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Revista Panamericana de Salud Pública

Print version ISSN 1020-4989

Rev Panam Salud Publica vol.4 n.5 Washington Nov. 1998

http://dx.doi.org/10.1590/S1020-49891998001100002 

From the Director

 

Four more years1

 

George A. O. Alleyne

 

 

First, let me thank you Ministers and Heads of Delegations for the manner in which you received my nomination and for having placed your trust in me by electing me yet again to be the Director of the Pan American Sanitary Bureau and to be nominated as Regional Director of the World Health Organization for the Americas. You have thereby given me an opportunity that is given to few—to be of service to the people of the Americas through this unique common venture of ours represented by the Pan American Health Organization. You have conferred upon me a signal honor and in so doing honored my country and the Region that was the crucible for what I am.

I can never tire of thanking you for these past four years as your Director. They have been rich in experience, and I have stored in the most safe and sacred place hundreds of memories in which many of you have shared.

There have been interviews with your presidents and prime ministers. there have been discussions in your countries about the nature of our cooperation and the ways in which it might serve you better. There have been many occasions of pomp and ceremony. Nevertheless, there is nothing more precious to me than the recollection of those occasions when we have witnessed together simple activities in the places where your people, my people, live and love and labor and die. I will always recall the small children of Tacuarembó in Uruguay; the proud people of Pocrí in Panama; the women of Chiclayo in Peru, who built silos to protect their harvest grains from rats that brought them the plague; the tenement yard in Trench Town, Jamaica, where Bob Marley cooked his cornmeal porridge. I could go on and on. These were the places where I could hear and see and feel the various ways health was being improved, and our Organization is proud to be a part of your efforts.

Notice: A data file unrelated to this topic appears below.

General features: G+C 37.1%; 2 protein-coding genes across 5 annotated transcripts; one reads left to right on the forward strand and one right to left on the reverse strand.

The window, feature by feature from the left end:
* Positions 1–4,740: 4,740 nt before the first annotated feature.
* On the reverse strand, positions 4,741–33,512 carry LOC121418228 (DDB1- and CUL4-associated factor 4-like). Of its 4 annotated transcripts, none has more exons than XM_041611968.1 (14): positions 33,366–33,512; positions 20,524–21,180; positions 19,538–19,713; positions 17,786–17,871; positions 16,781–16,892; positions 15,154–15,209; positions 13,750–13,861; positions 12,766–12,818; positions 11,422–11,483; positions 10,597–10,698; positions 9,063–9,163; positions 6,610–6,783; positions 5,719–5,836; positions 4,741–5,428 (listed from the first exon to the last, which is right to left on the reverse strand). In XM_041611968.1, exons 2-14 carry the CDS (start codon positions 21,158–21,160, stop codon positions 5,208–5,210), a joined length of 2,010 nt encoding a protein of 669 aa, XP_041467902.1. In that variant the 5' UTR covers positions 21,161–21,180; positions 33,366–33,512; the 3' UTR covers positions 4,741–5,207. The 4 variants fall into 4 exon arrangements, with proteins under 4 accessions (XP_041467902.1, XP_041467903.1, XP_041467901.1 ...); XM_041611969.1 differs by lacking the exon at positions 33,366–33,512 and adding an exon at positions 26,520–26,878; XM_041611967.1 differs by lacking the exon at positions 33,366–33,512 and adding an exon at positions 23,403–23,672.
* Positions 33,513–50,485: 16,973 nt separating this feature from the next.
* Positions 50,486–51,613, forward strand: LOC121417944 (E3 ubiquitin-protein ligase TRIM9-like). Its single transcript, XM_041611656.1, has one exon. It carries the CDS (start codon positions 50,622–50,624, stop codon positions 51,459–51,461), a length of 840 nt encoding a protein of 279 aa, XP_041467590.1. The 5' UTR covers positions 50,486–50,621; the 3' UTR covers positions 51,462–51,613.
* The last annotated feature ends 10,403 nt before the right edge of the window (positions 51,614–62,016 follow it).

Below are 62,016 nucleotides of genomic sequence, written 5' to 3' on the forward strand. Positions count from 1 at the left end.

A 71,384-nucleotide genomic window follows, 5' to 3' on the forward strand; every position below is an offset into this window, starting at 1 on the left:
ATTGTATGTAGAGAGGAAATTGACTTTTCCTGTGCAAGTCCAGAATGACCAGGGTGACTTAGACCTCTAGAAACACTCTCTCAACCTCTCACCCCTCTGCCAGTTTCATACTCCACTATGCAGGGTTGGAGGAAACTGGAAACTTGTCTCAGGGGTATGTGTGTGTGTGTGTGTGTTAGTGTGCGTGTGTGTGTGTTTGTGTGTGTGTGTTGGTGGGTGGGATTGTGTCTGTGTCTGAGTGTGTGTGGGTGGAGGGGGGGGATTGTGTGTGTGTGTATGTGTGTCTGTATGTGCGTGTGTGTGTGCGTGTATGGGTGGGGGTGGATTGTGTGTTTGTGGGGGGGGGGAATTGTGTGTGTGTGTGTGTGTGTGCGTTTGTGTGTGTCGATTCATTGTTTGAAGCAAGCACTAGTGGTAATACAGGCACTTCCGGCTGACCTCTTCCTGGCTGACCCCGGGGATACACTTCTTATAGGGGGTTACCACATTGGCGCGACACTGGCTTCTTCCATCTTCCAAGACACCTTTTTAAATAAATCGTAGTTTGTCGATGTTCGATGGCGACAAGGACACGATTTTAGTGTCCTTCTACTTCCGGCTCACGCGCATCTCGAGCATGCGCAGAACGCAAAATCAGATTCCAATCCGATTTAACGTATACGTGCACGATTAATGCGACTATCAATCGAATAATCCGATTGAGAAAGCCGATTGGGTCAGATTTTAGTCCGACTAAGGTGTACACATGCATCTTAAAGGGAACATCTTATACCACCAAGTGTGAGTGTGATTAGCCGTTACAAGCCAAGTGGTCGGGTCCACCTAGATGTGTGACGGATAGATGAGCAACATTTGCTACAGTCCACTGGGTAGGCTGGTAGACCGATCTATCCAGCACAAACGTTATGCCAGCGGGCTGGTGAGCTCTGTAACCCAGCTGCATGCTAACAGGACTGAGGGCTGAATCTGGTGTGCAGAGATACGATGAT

I look forward to many more such experiences, but they will have to be confined to these next four years. As much as I love what we do and have no other aim but to see the Pan American Health Organization continue to flourish, I will not stand before you in this role again.